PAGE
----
Pierre Fernique wrote:
> Just one point about the Plastic Hub. I wonder if it is not too
> difficult for a user to understand : if and why he has to launch a
> Hub ? which one ? if and why he has to register each collaborative
> applications ? If and how he can stop the current plastic Hub ?
In the past this hasn't been a problem because the hub was the ACR,
now that this isn't necessarily the case perhaps we have to think
about it a bit... However I think this is a problem for application
developers rather than users.
> I) One solution could be :
> A) When a Plastic compatible application starts:
> 1) If it has an inside plastic hub capability, it launchs it,
> but only if there is not another Hub already runnning
Or alternatively starts up the generic plastic hub, the hub doesn't
have to be internal to be started from an application. You only have
to look at TOPCAT to see examples of how this works in practice.
> 2) Systematically it registers itself
Some applications automatically register themselves (or attempt to),
some don't, I think that's a choice for the developer.
> B) When this application stops:
> if it is the last registered application, it tries to stop the
> hub if it can.
Again seems like a choice for the developer, but yes, this might be
okay, but only if it was the application that started the hub in the
first place. After all if it was already running when it started up,
then the application should leave things as it found them.
> The B) point means that it could be interesting to have a PLASTIC
> message asking to the PLASTIC hub to stop itself.
Can't we do that already, if not it seems like a reasonable
capability (message) to add. Although I think there Plastic hub
should be able to say "no", it should be a request, not a demand.
> Or we can imagine that the PLASTIC HUB should stop itself when the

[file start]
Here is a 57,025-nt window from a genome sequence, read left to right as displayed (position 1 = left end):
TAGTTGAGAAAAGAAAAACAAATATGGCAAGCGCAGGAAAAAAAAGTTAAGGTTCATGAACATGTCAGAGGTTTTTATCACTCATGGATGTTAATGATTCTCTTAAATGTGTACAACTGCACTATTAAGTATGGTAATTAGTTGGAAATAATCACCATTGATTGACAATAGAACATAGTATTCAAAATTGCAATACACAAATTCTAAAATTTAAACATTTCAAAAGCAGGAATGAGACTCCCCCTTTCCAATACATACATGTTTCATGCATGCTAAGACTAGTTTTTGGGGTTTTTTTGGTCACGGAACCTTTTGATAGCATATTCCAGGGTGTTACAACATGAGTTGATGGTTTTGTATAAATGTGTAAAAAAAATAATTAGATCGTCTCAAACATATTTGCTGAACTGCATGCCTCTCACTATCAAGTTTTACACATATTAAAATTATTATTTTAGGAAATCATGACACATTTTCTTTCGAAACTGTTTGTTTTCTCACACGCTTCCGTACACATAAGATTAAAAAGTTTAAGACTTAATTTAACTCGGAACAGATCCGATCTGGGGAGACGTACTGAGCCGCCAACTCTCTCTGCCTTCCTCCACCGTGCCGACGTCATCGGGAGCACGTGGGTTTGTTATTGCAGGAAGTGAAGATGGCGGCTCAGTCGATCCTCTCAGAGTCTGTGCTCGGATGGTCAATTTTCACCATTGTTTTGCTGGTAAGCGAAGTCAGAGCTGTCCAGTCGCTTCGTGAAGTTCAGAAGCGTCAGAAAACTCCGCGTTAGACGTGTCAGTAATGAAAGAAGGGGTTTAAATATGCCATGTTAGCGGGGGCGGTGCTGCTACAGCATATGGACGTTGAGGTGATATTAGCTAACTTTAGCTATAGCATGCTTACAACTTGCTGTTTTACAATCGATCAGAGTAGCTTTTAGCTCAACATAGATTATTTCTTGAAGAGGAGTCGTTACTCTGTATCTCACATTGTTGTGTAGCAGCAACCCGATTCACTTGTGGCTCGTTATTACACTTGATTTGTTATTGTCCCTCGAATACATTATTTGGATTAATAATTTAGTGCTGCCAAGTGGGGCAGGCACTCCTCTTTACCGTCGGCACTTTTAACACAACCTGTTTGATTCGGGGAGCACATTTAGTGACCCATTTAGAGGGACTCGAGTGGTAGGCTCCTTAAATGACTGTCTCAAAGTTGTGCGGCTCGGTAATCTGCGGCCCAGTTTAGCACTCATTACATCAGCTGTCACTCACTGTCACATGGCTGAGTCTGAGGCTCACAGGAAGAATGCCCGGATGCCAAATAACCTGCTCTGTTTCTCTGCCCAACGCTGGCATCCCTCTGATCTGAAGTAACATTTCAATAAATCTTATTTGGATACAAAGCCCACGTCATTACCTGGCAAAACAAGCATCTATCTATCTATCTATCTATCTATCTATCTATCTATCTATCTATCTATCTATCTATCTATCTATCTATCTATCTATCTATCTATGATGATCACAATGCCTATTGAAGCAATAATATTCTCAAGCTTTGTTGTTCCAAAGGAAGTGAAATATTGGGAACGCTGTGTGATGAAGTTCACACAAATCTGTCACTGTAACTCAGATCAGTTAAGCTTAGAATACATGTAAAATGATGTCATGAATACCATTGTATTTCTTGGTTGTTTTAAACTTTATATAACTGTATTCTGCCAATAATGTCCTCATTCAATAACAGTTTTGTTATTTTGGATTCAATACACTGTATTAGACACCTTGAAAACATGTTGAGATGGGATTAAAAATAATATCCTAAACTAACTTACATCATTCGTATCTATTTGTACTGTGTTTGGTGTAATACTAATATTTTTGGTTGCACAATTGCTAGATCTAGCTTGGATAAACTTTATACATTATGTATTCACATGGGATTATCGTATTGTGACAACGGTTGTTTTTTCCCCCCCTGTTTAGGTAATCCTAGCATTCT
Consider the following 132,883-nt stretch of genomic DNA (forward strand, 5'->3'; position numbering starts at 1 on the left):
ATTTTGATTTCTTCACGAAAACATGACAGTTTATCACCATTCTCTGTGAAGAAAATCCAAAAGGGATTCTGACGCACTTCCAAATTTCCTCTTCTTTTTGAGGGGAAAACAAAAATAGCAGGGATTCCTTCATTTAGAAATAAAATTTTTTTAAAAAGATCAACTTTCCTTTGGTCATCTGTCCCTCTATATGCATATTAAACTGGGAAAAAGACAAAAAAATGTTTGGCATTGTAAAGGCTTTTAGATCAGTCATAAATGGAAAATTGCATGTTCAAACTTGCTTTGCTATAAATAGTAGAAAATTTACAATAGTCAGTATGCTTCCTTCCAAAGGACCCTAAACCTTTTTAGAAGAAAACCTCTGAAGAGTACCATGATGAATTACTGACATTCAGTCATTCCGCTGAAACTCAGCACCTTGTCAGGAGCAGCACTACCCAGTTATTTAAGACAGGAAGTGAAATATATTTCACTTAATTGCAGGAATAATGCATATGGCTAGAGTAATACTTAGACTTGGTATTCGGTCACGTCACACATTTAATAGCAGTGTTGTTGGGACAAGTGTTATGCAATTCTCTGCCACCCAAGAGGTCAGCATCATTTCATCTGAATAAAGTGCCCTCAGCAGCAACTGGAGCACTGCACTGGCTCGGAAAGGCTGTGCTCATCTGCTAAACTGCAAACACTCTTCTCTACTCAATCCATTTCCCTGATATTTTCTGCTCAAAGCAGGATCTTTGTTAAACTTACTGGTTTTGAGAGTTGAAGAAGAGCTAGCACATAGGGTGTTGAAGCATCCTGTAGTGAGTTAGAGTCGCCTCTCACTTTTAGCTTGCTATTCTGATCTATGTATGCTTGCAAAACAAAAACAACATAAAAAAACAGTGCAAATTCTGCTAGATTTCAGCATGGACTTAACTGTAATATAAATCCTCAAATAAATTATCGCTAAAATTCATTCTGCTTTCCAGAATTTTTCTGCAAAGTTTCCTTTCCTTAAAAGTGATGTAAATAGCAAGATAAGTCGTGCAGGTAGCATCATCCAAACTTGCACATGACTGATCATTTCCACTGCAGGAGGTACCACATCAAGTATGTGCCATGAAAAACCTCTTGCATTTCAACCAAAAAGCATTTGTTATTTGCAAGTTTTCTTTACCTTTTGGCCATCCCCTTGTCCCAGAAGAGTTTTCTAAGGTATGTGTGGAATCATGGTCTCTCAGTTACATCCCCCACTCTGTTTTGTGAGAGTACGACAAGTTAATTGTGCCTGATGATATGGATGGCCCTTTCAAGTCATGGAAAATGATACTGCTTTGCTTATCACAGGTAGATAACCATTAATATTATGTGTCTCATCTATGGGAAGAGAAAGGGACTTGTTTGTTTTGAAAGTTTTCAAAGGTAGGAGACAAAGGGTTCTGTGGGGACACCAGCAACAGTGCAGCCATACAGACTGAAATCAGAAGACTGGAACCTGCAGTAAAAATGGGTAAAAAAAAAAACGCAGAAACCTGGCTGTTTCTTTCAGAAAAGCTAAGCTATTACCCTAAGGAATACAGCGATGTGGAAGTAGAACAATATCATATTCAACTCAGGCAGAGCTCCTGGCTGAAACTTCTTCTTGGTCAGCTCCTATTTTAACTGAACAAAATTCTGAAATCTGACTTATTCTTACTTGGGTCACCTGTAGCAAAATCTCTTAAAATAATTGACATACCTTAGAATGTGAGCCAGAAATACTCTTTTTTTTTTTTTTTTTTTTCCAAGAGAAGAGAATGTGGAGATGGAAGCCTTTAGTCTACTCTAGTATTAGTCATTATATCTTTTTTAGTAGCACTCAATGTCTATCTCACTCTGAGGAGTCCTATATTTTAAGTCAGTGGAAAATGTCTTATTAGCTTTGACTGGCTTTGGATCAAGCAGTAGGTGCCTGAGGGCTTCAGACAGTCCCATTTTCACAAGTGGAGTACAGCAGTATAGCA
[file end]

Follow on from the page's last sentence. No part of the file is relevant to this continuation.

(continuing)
> last client unregisters.
No, no and thrice times no. At least not by default. That's an
absolutely hideous idea. Think of the hub as a backend daemon rather
than a user level application. Would you stop the crond daemon if
there wasn't anything currently in a user's crontab file, nope...
> We can also imagine that a plastic hub implementation should remove
> a registered client if it can not contact it (crash...).
I think it already does this...
> II) Another solution could be:
> A) When a Plastic compatible application starts, it does a pre-
> registration. I mean, it writes somewhere (.plastic dir) that it is
> running and what is its plastic address (?)
> B) When a Plastic Hub starts, it will register automatically all
> "pre-registered" applications.
Puts a big burden of effort onto the application developer though?
You now have to be able to cope with lighting up a whole bunch of
functionality that you'd shut down on start-up because there wasn't a
hub, for new applications okay. Reverse engineering this into
existing applications might be problematic depending on the
> C) Whend a Plastic compatible application wants to publish data
> 1) If there is no running plastic hub, it tries to launch one if
> it can
> 2) it publishs its data
To where? If there wasn't a plastic hub running, then there wasn't
another plastic aware application running on the same machine (under
your scheme) since they would have already started a hub...?
> The second proposition is certainly the better (the hub is running
> only if it is required).
I think you view the hub in a very different way that I do, the hub
is a service not something you start and stop with the starting and
stopping of a single application.
> But it could imply a complex plastic address negociation between a
> "pre-registered" application and a new running hub.
The word "complex" in the above sentence worries me a lot. We
currently have a very light weight messaging system and a fairly flat
architecture, lets not pile arbitrary complexity on top.